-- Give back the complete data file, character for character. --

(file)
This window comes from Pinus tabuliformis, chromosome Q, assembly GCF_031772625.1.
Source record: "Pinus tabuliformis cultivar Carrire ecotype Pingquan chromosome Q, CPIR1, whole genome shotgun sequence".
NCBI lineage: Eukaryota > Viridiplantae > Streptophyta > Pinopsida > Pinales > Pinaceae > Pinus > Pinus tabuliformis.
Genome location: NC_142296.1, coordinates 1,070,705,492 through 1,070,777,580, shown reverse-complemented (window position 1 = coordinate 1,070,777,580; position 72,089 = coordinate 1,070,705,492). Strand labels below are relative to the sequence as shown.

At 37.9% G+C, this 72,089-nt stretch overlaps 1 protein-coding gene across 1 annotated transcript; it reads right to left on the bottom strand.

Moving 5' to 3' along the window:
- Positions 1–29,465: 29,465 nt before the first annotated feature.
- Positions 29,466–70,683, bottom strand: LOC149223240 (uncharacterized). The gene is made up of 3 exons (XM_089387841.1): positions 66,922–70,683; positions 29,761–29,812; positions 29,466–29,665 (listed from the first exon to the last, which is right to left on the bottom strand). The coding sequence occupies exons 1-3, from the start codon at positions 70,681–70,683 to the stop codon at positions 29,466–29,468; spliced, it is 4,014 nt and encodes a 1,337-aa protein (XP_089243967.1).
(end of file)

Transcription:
This window comes from Pinus tabuliformis, chromosome Q, assembly GCF_031772625.1.
Source record: "Pinus tabuliformis cultivar Carrire ecotype Pingquan chromosome Q, CPIR1, whole genome shotgun sequence".
NCBI lineage: Eukaryota > Viridiplantae > Streptophyta > Pinopsida > Pinales > Pinaceae > Pinus > Pinus tabuliformis.
Genome location: NC_142296.1, coordinates 1,070,705,492 through 1,070,777,580, shown reverse-complemented (window position 1 = coordinate 1,070,777,580; position 72,089 = coordinate 1,070,705,492). Strand labels below are relative to the sequence as shown.

At 37.9% G+C, this 72,089-nt stretch overlaps 1 protein-coding gene across 1 annotated transcript; it reads right to left on the bottom strand.

Moving 5' to 3' along the window:
- Positions 1–29,465: 29,465 nt before the first annotated feature.
- Positions 29,466–70,683, bottom strand: LOC149223240 (uncharacterized). The gene is made up of 3 exons (XM_089387841.1): positions 66,922–70,683; positions 29,761–29,812; positions 29,466–29,665 (listed from the first exon to the last, which is right to left on the bottom strand). The coding sequence occupies exons 1-3, from the start codon at positions 70,681–70,683 to the stop codon at positions 29,466–29,468; spliced, it is 4,014 nt and encodes a 1,337-aa protein (XP_089243967.1).